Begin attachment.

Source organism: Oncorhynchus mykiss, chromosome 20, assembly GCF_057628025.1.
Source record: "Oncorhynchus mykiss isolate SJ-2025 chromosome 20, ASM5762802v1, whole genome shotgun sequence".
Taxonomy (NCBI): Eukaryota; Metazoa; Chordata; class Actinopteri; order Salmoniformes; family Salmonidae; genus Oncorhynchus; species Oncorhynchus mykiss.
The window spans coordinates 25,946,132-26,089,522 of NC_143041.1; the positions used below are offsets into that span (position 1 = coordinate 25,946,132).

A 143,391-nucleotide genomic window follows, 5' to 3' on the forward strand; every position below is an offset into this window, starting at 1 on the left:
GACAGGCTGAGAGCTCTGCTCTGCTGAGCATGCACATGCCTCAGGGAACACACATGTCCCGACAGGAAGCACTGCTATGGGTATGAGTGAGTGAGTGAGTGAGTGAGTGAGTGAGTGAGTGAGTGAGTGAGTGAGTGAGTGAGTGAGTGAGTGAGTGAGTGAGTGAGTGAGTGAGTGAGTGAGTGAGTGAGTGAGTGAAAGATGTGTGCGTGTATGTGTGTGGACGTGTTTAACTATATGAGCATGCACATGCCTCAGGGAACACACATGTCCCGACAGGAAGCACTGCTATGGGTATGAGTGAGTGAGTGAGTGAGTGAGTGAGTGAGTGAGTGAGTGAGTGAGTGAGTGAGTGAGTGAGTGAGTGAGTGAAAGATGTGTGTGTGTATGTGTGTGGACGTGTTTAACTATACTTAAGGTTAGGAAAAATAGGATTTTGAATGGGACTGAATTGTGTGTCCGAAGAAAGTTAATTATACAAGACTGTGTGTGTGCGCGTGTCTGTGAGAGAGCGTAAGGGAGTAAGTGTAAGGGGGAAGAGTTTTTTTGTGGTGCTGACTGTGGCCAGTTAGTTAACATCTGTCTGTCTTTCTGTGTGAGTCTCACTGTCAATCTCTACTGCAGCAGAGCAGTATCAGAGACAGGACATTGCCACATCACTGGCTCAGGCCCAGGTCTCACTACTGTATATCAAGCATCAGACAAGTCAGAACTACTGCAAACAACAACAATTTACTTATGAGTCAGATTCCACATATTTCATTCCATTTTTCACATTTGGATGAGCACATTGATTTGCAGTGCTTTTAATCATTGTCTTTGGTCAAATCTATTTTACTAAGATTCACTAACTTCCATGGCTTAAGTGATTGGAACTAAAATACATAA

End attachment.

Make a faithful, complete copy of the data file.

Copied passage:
Source organism: Oncorhynchus mykiss, chromosome 20, assembly GCF_057628025.1.
Source record: "Oncorhynchus mykiss isolate SJ-2025 chromosome 20, ASM5762802v1, whole genome shotgun sequence".
Taxonomy (NCBI): Eukaryota; Metazoa; Chordata; class Actinopteri; order Salmoniformes; family Salmonidae; genus Oncorhynchus; species Oncorhynchus mykiss.
The window spans coordinates 25,946,132-26,089,522 of NC_143041.1; the positions used below are offsets into that span (position 1 = coordinate 25,946,132).

A 143,391-nucleotide genomic window follows, 5' to 3' on the forward strand; every position below is an offset into this window, starting at 1 on the left:
GACAGGCTGAGAGCTCTGCTCTGCTGAGCATGCACATGCCTCAGGGAACACACATGTCCCGACAGGAAGCACTGCTATGGGTATGAGTGAGTGAGTGAGTGAGTGAGTGAGTGAGTGAGTGAGTGAGTGAGTGAGTGAGTGAGTGAGTGAGTGAGTGAGTGAGTGAGTGAGTGAGTGAGTGAGTGAGTGAGTGAGTGAAAGATGTGTGCGTGTATGTGTGTGGACGTGTTTAACTATATGAGCATGCACATGCCTCAGGGAACACACATGTCCCGACAGGAAGCACTGCTATGGGTATGAGTGAGTGAGTGAGTGAGTGAGTGAGTGAGTGAGTGAGTGAGTGAGTGAGTGAGTGAGTGAGTGAGTGAGTGAAAGATGTGTGTGTGTATGTGTGTGGACGTGTTTAACTATACTTAAGGTTAGGAAAAATAGGATTTTGAATGGGACTGAATTGTGTGTCCGAAGAAAGTTAATTATACAAGACTGTGTGTGTGCGCGTGTCTGTGAGAGAGCGTAAGGGAGTAAGTGTAAGGGGGAAGAGTTTTTTTGTGGTGCTGACTGTGGCCAGTTAGTTAACATCTGTCTGTCTTTCTGTGTGAGTCTCACTGTCAATCTCTACTGCAGCAGAGCAGTATCAGAGACAGGACATTGCCACATCACTGGCTCAGGCCCAGGTCTCACTACTGTATATCAAGCATCAGACAAGTCAGAACTACTGCAAACAACAACAATTTACTTATGAGTCAGATTCCACATATTTCATTCCATTTTTCACATTTGGATGAGCACATTGATTTGCAGTGCTTTTAATCATTGTCTTTGGTCAAATCTATTTTACTAAGATTCACTAACTTCCATGGCTTAAGTGATTGGAACTAAAATACATAA